Conflicting views centre on how to represent non-traditional marks graphically so that they can be
registered with the Turkish Patent Institute
Traditional trademarks consisting of words, logos or graphics as applied to goods
or packaging are insufficient in today’s competitive market. Other elements such as
colours, shapes, moving images, holograms, sounds, scents, tastes and textures can also
fulfil the essential distinguishing function of a trademark.
In order to be eligible for trademark protection, a sign must be clear, precise, self-contained, distinctive, graphically representable, easily accessible, durable and objective. This raises the question of how non-traditional marks can fulfil these criteria. Turkey signed the Singapore Treaty on the Law of Trademarks on March 28 2006 – the first international treaty to recognise non-traditional trademarks explicitly – but it has not yet been enacted. Article 5 of Decree-Law 556 on the protection of trademarks does not explicitly mention non-traditional marks within the definition of ‘signs’ that are eligible for trademark registration, but instead appears to leave open the possibility that any sign that is capable of being represented graphically may be registered. Therefore, a registrable trademark may comprise words, names, letters, numerals, slogans, designs, the shape of goods or their packaging, and similarly descriptive elements that are capable of being published and reproduced in print form.
In general, if colour or special scripts are used, the mark is categorised and designated
as figurative in the Trademark Register. Nevertheless, the Trademark Examination Guidelines explicitly mention non-traditional marks and set out the basic requirements for how such marks should be graphically represented in trademark applications. Non-traditional marks include
colours, three-dimensional marks, scents, sounds, motions and holograms.
Although Turkish trademark law does not exclude non-traditional marks from being eligible for trademark protection, the debate and conflicting views centre on:
whether such marks are sufficiently distinctive to serve as a source identifier; and
how to represent such marks graphically so that they can be registered with the
Turkish Patent Institute.
With regard to the requirement of graphical representation, a two-dimensional representation of a mark should be included in the trademark application in order to avoid problems during examination and evaluation at the Trademark Office.
The availability of and requirements for non-traditional trademarks with reference to Article 5 of Decree-Law 556 and the Trademark Examination Guidelines are discussed below.
A colour per se is not eligible for registration; only colours or colour combinations as applied to products or their packaging are eligible. A single colour is not inherently distinctive for any goods
or services, and can be registered only if it has acquired distinctiveness through use in commerce in connection with the products or services to which it is applied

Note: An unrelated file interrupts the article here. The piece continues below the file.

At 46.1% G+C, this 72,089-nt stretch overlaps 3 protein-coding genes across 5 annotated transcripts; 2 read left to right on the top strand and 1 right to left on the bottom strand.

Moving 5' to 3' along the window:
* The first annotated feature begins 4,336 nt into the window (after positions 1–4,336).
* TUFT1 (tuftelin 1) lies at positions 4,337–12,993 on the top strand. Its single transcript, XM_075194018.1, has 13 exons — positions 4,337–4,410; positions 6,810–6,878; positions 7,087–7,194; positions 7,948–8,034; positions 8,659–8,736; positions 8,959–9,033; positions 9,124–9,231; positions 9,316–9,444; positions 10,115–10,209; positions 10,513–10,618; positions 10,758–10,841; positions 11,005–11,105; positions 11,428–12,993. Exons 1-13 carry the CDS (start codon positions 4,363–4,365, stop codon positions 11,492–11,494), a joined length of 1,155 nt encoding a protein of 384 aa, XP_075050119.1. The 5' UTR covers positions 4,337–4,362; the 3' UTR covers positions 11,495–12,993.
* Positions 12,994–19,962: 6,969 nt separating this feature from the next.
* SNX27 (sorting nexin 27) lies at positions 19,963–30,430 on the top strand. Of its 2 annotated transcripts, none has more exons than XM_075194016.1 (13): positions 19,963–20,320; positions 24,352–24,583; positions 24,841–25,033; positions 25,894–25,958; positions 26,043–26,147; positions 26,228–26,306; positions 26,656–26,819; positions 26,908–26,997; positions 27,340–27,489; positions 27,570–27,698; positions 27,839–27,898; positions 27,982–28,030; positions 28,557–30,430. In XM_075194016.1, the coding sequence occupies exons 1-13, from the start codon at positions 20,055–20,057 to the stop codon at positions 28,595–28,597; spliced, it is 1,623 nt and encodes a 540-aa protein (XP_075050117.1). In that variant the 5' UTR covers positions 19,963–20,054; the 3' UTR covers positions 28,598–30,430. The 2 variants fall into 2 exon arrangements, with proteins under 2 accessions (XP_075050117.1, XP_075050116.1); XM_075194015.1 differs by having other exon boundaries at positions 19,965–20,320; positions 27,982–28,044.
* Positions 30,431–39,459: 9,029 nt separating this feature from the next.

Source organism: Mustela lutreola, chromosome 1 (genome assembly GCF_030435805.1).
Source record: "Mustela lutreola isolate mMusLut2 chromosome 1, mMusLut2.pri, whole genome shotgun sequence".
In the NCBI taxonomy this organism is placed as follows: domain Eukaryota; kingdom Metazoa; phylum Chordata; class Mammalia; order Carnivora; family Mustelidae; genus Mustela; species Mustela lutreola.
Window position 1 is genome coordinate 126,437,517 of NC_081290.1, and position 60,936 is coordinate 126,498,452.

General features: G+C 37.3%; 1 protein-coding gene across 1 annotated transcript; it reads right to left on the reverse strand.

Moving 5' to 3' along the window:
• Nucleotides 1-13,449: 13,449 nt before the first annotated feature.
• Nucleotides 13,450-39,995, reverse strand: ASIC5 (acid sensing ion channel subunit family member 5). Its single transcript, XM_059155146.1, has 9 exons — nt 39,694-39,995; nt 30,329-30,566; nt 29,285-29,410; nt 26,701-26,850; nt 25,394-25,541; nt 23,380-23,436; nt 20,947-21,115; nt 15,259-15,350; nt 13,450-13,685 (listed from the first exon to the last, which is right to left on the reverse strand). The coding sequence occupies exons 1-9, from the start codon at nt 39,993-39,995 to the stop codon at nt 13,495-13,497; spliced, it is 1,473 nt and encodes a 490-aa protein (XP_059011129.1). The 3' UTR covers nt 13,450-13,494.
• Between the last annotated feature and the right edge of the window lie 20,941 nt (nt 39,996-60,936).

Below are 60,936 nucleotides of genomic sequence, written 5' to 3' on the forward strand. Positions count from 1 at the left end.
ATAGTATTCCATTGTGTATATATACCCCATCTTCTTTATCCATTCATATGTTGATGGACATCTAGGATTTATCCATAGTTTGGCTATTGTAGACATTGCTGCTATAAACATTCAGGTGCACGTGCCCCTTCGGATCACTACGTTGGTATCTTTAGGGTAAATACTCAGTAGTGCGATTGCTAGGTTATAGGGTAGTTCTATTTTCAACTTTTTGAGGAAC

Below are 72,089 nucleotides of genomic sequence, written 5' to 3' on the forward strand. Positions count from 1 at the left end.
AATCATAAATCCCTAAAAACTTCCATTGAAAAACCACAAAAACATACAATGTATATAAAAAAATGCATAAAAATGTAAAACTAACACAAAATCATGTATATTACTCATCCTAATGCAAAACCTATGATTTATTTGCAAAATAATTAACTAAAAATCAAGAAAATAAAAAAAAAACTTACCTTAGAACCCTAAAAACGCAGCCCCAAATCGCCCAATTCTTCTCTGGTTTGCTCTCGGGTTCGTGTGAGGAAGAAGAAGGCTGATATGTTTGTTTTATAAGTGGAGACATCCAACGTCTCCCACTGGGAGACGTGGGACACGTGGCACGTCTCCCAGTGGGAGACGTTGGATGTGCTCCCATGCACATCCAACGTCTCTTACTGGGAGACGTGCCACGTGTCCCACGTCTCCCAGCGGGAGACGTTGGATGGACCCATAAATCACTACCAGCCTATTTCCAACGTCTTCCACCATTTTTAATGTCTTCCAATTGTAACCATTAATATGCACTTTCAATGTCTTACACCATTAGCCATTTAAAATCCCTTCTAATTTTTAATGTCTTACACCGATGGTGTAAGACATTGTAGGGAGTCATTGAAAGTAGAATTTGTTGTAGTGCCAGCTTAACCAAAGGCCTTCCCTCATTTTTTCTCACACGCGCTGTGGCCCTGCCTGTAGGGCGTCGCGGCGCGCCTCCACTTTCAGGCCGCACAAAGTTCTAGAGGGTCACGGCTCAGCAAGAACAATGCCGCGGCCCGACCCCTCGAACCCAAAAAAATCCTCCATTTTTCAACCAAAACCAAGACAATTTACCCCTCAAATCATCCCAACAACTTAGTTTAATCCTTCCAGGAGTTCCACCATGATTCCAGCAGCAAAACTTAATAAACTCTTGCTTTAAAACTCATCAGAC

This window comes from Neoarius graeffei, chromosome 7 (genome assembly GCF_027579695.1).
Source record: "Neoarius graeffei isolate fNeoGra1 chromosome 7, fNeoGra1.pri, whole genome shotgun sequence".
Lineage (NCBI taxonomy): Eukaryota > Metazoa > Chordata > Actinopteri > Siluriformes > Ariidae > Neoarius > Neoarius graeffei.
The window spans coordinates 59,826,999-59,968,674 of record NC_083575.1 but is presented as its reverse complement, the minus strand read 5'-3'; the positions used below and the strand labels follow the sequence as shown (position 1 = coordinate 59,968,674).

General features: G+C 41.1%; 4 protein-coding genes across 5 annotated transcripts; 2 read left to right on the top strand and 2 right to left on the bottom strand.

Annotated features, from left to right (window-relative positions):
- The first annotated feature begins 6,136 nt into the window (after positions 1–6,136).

(eg, the shade of purple used on Milka’s confectionery packaging).
Likewise, any colour combination which is perceived as a mere decorative element of the goods or which is a result of consumer customisation (eg, for cars or t-shirts) will be rejected. Objections will be raised to an application citing, for example, ‘red for fire extinguishers’, due to the fact that this is both descriptive and generic in nature. It is assumed that the distinctiveness of a colour combination will be used in the same manner on packaging and advertising or promotional material as it appears in the application.
In terms of graphical representation, the actual colours must be indicated in words; whereas for colours per se, the shade must be specified using an internationally recognised colour code (eg, RAL, Pantone, HSK, Cielab). Where an application contains more than one colour, the proportion of
each colour and how they will appear must be described. An abstract claim for two colours, for example using phrases such as“in any possible combination” or “in any proportion”, is not allowed.
The Supreme Court banned the sale of face paints containing the colours of a famous football club under the TARAFTAR (‘fan’ in English) mark, as this was seen as an act of unfair competition, although the first instance court had dismissed the case by stating that colours are common property
and cannot be monopolised.
In principle, a three-dimensional (3D) mark can be registered if it is inherently distinctive and does not consist of shapes or packaging designs that are commonplace or functional, or that afford a functional or technical advantage. For instance, the ‘Mercedes Star’ hood ornament and the ‘Michelin Man’, although unrelated to the goods or services that they represent, are considered to be sufficiently distinctive and thus registrable. In practice, however, it is not easy to